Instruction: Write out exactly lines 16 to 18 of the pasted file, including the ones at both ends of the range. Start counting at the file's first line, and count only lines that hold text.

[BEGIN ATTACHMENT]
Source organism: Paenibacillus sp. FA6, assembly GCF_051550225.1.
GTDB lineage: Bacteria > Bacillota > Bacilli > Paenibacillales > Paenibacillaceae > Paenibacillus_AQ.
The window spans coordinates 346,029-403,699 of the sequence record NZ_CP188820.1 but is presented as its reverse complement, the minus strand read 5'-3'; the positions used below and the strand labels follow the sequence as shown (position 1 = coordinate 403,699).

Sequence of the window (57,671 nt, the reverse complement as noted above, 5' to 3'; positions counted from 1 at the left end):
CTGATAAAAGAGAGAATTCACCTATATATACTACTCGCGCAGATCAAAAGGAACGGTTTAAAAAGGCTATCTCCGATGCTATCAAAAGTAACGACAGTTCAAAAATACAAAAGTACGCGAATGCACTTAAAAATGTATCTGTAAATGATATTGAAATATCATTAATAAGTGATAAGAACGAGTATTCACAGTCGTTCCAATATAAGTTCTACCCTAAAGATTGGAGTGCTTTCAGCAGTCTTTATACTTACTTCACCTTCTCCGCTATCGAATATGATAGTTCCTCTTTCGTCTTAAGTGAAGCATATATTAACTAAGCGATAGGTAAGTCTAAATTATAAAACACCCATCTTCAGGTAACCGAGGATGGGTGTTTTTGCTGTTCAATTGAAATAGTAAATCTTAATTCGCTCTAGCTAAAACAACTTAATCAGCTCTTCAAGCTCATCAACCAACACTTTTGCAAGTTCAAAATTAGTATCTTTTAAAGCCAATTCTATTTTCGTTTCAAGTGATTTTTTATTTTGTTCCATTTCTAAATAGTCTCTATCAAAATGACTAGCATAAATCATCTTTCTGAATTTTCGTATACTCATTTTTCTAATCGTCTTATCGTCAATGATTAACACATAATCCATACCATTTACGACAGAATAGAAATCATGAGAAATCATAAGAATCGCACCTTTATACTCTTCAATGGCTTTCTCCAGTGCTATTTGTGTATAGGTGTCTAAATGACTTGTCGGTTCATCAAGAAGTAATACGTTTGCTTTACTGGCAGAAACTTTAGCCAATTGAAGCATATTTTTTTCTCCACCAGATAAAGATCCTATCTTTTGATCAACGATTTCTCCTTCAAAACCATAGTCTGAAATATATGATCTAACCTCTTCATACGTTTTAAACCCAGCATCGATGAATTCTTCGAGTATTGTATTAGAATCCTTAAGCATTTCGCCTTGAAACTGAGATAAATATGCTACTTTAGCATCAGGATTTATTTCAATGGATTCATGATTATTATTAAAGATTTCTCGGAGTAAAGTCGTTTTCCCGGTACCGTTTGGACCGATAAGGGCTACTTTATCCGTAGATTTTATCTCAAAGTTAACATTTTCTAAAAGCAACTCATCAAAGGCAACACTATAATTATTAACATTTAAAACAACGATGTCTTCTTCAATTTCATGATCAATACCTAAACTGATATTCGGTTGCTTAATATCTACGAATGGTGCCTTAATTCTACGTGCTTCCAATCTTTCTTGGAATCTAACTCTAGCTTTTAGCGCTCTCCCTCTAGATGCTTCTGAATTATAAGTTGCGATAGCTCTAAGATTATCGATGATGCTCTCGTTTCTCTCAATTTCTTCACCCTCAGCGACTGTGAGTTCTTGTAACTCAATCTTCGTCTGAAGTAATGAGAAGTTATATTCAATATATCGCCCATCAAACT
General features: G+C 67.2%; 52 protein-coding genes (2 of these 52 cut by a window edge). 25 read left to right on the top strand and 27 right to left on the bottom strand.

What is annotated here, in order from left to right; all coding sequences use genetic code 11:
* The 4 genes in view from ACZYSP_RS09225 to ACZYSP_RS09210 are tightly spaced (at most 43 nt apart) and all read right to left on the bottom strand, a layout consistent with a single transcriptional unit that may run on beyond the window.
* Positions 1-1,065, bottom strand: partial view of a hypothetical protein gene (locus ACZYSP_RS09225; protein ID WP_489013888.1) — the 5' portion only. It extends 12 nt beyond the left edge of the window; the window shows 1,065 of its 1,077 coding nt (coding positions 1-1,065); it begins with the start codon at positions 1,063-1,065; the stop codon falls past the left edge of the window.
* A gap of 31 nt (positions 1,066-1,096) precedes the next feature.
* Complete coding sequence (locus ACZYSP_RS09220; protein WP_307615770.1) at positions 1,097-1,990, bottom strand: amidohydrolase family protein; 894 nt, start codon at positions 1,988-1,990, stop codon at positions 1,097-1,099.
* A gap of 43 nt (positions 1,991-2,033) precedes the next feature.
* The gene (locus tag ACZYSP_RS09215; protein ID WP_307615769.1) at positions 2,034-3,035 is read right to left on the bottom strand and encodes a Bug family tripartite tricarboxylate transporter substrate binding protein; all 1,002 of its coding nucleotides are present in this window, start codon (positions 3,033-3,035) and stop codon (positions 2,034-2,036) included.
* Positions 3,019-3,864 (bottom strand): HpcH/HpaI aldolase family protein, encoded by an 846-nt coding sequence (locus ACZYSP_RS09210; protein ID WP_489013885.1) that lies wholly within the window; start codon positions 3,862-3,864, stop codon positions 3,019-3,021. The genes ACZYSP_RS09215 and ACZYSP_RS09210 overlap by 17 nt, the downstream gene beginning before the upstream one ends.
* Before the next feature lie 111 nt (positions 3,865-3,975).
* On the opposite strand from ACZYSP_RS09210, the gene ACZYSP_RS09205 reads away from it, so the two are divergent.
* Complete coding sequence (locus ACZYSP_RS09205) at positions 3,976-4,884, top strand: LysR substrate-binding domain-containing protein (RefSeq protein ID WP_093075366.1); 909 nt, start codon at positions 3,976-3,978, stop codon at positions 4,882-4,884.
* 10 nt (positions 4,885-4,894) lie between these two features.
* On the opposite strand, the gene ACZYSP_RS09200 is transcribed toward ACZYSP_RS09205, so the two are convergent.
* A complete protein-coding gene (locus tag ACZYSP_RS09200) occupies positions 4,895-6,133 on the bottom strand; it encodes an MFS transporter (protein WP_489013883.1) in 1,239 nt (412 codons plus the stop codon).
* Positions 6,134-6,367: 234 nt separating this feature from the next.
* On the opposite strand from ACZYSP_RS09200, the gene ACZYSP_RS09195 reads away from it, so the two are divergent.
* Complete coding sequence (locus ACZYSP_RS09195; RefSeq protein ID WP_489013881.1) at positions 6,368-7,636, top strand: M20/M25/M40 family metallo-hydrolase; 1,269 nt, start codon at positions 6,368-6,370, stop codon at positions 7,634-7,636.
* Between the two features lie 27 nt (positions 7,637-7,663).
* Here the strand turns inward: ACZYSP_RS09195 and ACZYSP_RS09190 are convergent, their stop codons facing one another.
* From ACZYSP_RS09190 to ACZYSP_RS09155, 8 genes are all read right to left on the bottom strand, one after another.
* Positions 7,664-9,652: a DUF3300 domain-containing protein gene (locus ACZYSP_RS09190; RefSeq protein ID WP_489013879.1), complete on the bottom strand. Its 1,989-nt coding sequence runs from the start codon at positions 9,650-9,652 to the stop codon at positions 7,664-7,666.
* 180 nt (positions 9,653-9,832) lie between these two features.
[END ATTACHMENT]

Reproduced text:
* On the opposite strand from ACZYSP_RS09210, the gene ACZYSP_RS09205 reads away from it, so the two are divergent.
* Complete coding sequence (locus ACZYSP_RS09205) at positions 3,976-4,884, top strand: LysR substrate-binding domain-containing protein (RefSeq protein ID WP_093075366.1); 909 nt, start codon at positions 3,976-3,978, stop codon at positions 4,882-4,884.
* 10 nt (positions 4,885-4,894) lie between these two features.